Are you asking about dampening for a tonearm? If so, rather than silicone, consider using what Lloyd Walker supplies in the damping tray of his turntable: 50% STP and 50% 0-30w synthetic motor oil (e.g., Mobil 1).
I was looking at the silicone oil to use in dampening my racks and components by making/finding some type of small pads that I could sit my components or rack shelves on. Not sure what but in reading about dampening materials, silicone oil was an option to air, cones/spikes, pucks, ball and bearing type devices. I don't want the silicone to be hard or gel like, more in the lines of a liquid.
Bigkidz, the challenge with silicone is that it migrates everywhere and can create a real mess that can be very difficult to clean completely. If you want to try some damping pads, Loon's suggestion of sorbathane would be a better and safer option. Also consider Vibrapods. But, before going with a dampening solution like sorbathane or Vibrapods, be sure to do some reading in the archives. Experience with these solutions is far from uniformly positive. Good luck!
Sorry, just a pet peeve of mine. Damping = removing energy from a system, Dampening = make wet
To use oil for damping, it would have to be in something like a shock absorber, with a paddle or valved piston in the oil. Just like a car, this shock would also need a spring as it will not hold things up on its own.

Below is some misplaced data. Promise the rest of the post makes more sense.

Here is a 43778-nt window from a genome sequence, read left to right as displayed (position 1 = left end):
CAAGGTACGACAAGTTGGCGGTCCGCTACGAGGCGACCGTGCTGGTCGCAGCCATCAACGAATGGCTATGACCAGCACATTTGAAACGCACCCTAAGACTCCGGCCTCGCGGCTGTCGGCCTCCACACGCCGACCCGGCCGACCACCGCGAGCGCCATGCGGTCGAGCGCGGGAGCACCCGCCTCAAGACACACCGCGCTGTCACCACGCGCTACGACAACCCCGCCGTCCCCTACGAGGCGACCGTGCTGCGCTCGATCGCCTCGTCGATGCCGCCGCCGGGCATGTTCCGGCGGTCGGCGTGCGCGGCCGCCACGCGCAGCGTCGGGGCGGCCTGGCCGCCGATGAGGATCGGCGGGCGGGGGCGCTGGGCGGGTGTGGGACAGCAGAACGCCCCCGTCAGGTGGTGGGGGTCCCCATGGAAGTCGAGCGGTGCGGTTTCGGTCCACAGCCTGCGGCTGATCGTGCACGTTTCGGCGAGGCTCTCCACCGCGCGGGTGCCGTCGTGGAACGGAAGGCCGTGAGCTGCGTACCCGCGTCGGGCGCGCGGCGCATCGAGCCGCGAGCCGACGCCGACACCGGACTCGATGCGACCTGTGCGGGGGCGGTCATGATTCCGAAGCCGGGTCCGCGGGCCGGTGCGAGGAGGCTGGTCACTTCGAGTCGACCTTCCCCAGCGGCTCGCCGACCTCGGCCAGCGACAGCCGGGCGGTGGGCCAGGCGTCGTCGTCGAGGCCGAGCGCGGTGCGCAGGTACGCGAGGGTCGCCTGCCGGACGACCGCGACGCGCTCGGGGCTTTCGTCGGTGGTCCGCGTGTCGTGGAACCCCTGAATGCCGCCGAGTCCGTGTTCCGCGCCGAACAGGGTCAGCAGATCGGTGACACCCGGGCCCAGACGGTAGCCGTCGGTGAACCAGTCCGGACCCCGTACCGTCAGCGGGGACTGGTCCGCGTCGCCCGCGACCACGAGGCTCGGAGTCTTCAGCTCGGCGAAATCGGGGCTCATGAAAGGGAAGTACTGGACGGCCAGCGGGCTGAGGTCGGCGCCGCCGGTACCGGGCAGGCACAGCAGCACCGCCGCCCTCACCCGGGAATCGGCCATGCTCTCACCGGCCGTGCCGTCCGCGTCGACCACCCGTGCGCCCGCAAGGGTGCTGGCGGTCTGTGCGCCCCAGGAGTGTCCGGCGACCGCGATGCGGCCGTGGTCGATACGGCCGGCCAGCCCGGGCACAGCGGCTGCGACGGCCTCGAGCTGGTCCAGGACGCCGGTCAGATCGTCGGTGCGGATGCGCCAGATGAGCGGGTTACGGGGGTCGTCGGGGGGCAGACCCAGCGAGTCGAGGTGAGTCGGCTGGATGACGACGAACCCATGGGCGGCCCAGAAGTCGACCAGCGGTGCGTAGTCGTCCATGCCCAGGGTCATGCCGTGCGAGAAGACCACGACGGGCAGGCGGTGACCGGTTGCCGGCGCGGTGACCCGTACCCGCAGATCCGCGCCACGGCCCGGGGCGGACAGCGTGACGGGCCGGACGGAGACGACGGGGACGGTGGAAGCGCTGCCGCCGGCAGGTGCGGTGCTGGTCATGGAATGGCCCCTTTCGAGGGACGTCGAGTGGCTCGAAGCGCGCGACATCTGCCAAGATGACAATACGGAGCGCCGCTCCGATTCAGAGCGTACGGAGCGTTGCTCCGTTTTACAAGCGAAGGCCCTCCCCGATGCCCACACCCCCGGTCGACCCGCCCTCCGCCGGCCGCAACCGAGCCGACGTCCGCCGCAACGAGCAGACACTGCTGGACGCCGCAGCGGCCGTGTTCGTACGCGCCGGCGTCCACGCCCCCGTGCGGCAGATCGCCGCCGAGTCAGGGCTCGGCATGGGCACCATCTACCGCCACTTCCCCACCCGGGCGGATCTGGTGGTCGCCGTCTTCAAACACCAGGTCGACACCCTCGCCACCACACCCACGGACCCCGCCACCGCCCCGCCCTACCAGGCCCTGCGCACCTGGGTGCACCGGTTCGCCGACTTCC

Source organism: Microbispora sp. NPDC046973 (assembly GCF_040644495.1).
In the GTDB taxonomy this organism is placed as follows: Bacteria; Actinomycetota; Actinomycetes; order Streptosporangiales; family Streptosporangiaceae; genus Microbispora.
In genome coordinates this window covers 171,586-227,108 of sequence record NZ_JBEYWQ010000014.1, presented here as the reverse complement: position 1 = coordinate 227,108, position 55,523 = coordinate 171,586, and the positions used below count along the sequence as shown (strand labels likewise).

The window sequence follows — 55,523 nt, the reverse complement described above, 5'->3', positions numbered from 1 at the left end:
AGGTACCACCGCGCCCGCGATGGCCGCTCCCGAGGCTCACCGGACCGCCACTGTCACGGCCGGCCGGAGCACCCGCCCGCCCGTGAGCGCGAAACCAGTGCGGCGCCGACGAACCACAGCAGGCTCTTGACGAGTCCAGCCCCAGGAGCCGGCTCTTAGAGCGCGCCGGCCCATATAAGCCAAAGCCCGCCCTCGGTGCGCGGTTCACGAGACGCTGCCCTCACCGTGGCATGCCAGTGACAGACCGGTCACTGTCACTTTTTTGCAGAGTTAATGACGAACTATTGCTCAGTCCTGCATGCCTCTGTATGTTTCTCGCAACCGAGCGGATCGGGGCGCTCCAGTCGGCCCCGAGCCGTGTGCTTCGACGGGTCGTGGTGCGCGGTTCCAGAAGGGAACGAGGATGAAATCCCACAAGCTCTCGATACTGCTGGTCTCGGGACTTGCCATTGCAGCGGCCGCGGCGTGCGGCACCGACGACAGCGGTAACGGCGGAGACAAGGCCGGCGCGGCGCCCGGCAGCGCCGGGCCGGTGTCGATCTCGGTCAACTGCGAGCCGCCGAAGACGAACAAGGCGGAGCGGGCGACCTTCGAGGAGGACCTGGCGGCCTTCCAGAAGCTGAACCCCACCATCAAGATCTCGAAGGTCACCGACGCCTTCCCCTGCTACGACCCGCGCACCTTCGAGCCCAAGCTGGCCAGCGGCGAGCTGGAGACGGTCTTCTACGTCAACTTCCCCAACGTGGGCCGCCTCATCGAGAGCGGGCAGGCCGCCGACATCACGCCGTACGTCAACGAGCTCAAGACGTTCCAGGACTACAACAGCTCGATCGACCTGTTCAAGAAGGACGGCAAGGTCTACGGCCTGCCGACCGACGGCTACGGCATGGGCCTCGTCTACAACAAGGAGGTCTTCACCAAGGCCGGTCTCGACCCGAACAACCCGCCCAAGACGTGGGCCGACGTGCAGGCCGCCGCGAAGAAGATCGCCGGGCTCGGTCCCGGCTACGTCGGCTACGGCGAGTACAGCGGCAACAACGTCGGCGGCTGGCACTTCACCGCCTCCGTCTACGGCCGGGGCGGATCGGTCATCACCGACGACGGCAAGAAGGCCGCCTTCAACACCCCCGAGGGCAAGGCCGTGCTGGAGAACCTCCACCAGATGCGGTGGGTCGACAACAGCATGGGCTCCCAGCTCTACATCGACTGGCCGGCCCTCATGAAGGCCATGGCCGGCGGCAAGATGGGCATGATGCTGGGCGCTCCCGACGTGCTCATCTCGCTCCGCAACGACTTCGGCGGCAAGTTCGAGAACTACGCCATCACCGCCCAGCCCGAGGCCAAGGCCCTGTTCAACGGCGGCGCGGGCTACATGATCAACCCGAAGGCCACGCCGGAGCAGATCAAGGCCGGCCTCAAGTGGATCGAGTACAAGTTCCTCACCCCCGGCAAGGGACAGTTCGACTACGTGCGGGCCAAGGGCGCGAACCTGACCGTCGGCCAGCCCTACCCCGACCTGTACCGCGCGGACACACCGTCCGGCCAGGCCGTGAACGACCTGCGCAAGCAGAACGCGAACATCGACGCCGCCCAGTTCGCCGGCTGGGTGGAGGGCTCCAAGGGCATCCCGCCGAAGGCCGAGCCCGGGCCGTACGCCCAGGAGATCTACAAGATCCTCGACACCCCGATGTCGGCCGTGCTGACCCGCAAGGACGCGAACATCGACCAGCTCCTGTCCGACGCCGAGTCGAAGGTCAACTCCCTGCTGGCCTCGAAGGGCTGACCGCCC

I have the opposite experience with dampening. First having the room treated and having quite AC were the first issues that were addressed. Once that was completed, the dampening of the entire rack of components, each individual component and cables, wire, ICs have added more dynamics. Vibration is what seems to rob a system of dynamics and detail. In my friends system, everything is dampened/floating except for the speakers. The dynamics and detail are unreal, and you don't have to turn the system volume up to achieve this, you can basically talk over the volume and the dynamics and details are really that good. There are some products on the market that use air in them to isolate a component, we are trying to use something similar but add the silicone oil with the air to assist with additional component dampening.
I think you misunderstood me. I never claimed that damping was ineffective. I was making the point that oil damping is only half of a suspension system. You need some type of spring, whether it is compressed air, a metal spring, or even magnets, you need something that is compliant and supports the load. Moving oil around is a very effective way of removing whatever energy gets into the system through vibrations. But just adding oil in where the air goes will not do much other than displace a volume of compressed air, thus increasing your spring rate, making the whole thing stiffer. The perfect set up is to have some seperate unit, such as a paddle hanging into an oil bath, that damps out the pogostick effect of the spring. But you need to be careful not to make it too stiff, or it will actually let more high freq vibration through.